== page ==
Transcending the Category: Bouldering and Sport Climbing
Transcending the Category:
Bouldering and Sport Climbing
For a long while I considered myself a "boulderer".
Naw dawg I don't want any extra gear. All I need is shoes, chalk and a crashpad. The simple life.
Not interested. I didn't really enjoy cub scouts.
I can just climb highballs bro!
I was stuck in a stagnant cycle of only returning to the gym to try one or two hard problems. Sessions had become so one dimensional that I started to succumb to injury, develop a negative mindset and lose track of the process. The biggest issue here stemmed from comfort and repetition, which in turn caused stagnation and a big ol plateau. Growth was put on hold by a metaphorical "Roundup" spray for climbing progress.
A common pitfall I see in Bouldering and Sport Climbing is the unwillingness to take a step back after an attempt and critically think and problem solve. We are so quick to hop straight back on the route or problem before we're ready. We're all insane!
This quote is used constantly but it rang true to my Boulderer only woes:
Road to Balance
So… How did Sport Climbing help me become more balanced? Let’s separate it into a few different key points.
2. The Process
3. Switching Gears
5. Aerobic Climbing and Injury Prevention
Breath - Sport Climbing is the discipline that allowed me to develop the BRAVE Method. Sport Climbing forced me to be more engaged with staying calm and confident - keeping the awareness in the body, even when the mind wants to take control.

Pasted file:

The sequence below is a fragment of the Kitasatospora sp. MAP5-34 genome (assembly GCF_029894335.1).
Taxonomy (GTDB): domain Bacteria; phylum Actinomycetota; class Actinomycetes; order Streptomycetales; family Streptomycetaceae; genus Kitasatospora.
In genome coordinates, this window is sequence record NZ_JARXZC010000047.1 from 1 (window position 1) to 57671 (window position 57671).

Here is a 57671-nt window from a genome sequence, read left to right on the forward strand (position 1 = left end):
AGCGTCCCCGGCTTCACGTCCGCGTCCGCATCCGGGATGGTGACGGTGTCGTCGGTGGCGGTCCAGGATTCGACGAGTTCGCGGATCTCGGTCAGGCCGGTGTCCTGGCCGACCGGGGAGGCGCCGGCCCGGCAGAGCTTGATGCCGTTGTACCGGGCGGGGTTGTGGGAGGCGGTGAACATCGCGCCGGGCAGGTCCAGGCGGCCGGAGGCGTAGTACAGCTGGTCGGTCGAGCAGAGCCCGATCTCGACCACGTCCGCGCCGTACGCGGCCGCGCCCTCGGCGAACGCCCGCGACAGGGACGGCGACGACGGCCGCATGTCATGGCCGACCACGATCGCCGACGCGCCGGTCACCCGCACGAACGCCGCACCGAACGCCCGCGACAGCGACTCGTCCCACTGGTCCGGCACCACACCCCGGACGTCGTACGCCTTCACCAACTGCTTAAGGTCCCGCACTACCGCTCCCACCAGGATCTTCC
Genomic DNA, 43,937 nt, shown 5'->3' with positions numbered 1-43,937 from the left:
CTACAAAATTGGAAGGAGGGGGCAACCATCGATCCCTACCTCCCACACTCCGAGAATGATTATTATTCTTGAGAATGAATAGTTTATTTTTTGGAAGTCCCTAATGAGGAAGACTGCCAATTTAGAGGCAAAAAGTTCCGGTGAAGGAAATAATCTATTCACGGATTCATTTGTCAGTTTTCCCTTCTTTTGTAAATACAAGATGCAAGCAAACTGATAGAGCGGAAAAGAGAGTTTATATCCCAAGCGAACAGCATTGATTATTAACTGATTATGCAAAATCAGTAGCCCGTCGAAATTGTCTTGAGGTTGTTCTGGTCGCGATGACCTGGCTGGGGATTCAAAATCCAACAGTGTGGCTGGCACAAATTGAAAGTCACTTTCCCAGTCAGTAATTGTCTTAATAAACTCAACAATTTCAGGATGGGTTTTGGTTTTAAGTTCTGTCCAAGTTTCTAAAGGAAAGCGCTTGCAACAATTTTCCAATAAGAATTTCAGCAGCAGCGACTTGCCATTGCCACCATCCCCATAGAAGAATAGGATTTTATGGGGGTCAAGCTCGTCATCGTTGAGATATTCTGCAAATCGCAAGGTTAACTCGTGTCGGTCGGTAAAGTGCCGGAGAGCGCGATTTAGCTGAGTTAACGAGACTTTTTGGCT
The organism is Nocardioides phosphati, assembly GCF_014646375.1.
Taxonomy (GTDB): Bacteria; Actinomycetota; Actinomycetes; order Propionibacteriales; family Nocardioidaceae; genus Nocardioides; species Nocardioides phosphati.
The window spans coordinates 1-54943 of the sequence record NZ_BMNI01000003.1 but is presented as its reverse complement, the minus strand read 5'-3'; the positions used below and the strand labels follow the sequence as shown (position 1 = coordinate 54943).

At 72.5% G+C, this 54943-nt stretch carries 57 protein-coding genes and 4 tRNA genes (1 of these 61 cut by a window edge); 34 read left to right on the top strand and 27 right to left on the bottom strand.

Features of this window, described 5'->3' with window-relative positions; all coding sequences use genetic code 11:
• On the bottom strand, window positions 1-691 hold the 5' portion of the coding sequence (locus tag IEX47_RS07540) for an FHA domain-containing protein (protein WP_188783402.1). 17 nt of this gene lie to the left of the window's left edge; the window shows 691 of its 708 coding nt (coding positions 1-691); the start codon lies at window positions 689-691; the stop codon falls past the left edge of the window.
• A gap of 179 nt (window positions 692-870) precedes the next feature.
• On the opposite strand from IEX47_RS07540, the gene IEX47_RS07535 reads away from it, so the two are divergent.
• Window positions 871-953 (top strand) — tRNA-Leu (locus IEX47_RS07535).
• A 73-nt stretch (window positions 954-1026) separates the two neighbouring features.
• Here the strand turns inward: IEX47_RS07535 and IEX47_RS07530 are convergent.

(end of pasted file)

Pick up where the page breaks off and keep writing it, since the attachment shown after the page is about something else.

The Process - Through this new discipline, I gained a new appreciation for being focused on effort and keeping learning as the overall goal. This new outlook kept me from becoming frustrated and discouraged and allowed me to stay curious even in times of repeated failure. Long term projecting opened my awareness to the route reading process: Discovery, Strategy, Solution. Projecting is now a very engaged and enjoyable process for me… often no matter the outcome!
Switching Gears - In Sport Climbing there is a constant fluctuation between the percentage you’re exerting physically and what breath stage you’re utilizing. A climb may go from a 100% exertion boulder problem, to a 0% hands free rest, followed by a 70%, 30 move power endurance sequence. This is the idea of changing states or switching gears. It also brings about the importance of Tempo. Which I tend to describe as the ideal combination of the breath and movement.
Resting - Along the same lines of switching gears, but here we’re talking about active recovery as well as passive recovery. Passive recovery is stationary resting without having to hold on. Active recovery is the ability to recover on route on holds. Sport Climbing allowed me to appreciate restful holds. It taught me that often times I would just try to race to the top. Once I applied pause and rest to climbing, my red point ability shot up!
Aerobic Climbing and Injury Prevention - Simply put, this is the idea of climbing to work your cardio and technique. Climbing easy, but climbing well. Gaining the ability to remain present on sub-maximal terrain was such a blessing bestowed upon me by the wonders of Sport Climbing. Mixing in these less strenuous climbing days also kept me limber by allowing me to stay active even on rest days, thus preventing overuse injury in the long run.
Well… there you have it. That’s my short story of transcending the category.
Are you ready to transcend yours?